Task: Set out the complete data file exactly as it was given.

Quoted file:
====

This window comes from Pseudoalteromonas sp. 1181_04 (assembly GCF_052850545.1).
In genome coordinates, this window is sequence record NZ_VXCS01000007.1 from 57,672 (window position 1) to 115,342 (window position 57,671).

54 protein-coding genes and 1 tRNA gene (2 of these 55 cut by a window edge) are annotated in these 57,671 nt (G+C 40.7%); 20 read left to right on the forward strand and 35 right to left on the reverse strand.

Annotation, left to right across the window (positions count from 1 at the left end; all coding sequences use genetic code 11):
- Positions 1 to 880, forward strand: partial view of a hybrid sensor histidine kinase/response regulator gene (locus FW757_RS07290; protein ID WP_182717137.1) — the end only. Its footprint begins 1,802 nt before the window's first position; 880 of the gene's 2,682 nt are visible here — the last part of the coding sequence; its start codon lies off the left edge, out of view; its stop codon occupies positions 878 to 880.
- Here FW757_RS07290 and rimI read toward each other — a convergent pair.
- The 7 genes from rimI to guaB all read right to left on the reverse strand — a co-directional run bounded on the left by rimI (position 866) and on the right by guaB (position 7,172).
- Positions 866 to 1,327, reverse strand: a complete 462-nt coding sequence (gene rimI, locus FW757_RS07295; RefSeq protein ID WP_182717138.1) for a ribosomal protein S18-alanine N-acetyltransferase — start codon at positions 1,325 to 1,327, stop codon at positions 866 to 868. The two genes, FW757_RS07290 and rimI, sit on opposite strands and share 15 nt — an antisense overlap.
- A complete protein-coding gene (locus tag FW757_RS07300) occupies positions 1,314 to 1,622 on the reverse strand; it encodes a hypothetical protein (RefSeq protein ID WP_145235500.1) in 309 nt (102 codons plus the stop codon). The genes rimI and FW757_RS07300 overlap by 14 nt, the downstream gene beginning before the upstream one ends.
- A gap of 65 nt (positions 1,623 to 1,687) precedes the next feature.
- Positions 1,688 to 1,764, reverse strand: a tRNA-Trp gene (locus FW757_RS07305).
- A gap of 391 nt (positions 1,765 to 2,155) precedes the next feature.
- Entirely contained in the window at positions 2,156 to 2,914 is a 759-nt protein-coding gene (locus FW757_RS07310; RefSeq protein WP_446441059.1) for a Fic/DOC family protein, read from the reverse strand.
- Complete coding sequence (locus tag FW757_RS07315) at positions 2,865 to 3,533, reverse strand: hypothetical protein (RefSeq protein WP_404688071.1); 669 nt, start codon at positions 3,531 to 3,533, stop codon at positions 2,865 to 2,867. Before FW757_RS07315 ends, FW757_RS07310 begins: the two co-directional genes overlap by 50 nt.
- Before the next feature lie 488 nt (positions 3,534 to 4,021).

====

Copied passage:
This window comes from Pseudoalteromonas sp. 1181_04 (assembly GCF_052850545.1).
In genome coordinates, this window is sequence record NZ_VXCS01000007.1 from 57,672 (window position 1) to 115,342 (window position 57,671).

54 protein-coding genes and 1 tRNA gene (2 of these 55 cut by a window edge) are annotated in these 57,671 nt (G+C 40.7%); 20 read left to right on the forward strand and 35 right to left on the reverse strand.

Annotation, left to right across the window (positions count from 1 at the left end; all coding sequences use genetic code 11):
- Positions 1 to 880, forward strand: partial view of a hybrid sensor histidine kinase/response regulator gene (locus FW757_RS07290; protein ID WP_182717137.1) — the end only. Its footprint begins 1,802 nt before the window's first position; 880 of the gene's 2,682 nt are visible here — the last part of the coding sequence; its start codon lies off the left edge, out of view; its stop codon occupies positions 878 to 880.
- Here FW757_RS07290 and rimI read toward each other — a convergent pair.
- The 7 genes from rimI to guaB all read right to left on the reverse strand — a co-directional run bounded on the left by rimI (position 866) and on the right by guaB (position 7,172).
- Positions 866 to 1,327, reverse strand: a complete 462-nt coding sequence (gene rimI, locus FW757_RS07295; RefSeq protein ID WP_182717138.1) for a ribosomal protein S18-alanine N-acetyltransferase — start codon at positions 1,325 to 1,327, stop codon at positions 866 to 868. The two genes, FW757_RS07290 and rimI, sit on opposite strands and share 15 nt — an antisense overlap.
- A complete protein-coding gene (locus tag FW757_RS07300) occupies positions 1,314 to 1,622 on the reverse strand; it encodes a hypothetical protein (RefSeq protein ID WP_145235500.1) in 309 nt (102 codons plus the stop codon). The genes rimI and FW757_RS07300 overlap by 14 nt, the downstream gene beginning before the upstream one ends.
- A gap of 65 nt (positions 1,623 to 1,687) precedes the next feature.
- Positions 1,688 to 1,764, reverse strand: a tRNA-Trp gene (locus FW757_RS07305).
- A gap of 391 nt (positions 1,765 to 2,155) precedes the next feature.
- Entirely contained in the window at positions 2,156 to 2,914 is a 759-nt protein-coding gene (locus FW757_RS07310; RefSeq protein WP_446441059.1) for a Fic/DOC family protein, read from the reverse strand.
- Complete coding sequence (locus tag FW757_RS07315) at positions 2,865 to 3,533, reverse strand: hypothetical protein (RefSeq protein WP_404688071.1); 669 nt, start codon at positions 3,531 to 3,533, stop codon at positions 2,865 to 2,867. Before FW757_RS07315 ends, FW757_RS07310 begins: the two co-directional genes overlap by 50 nt.
- Before the next feature lie 488 nt (positions 3,534 to 4,021).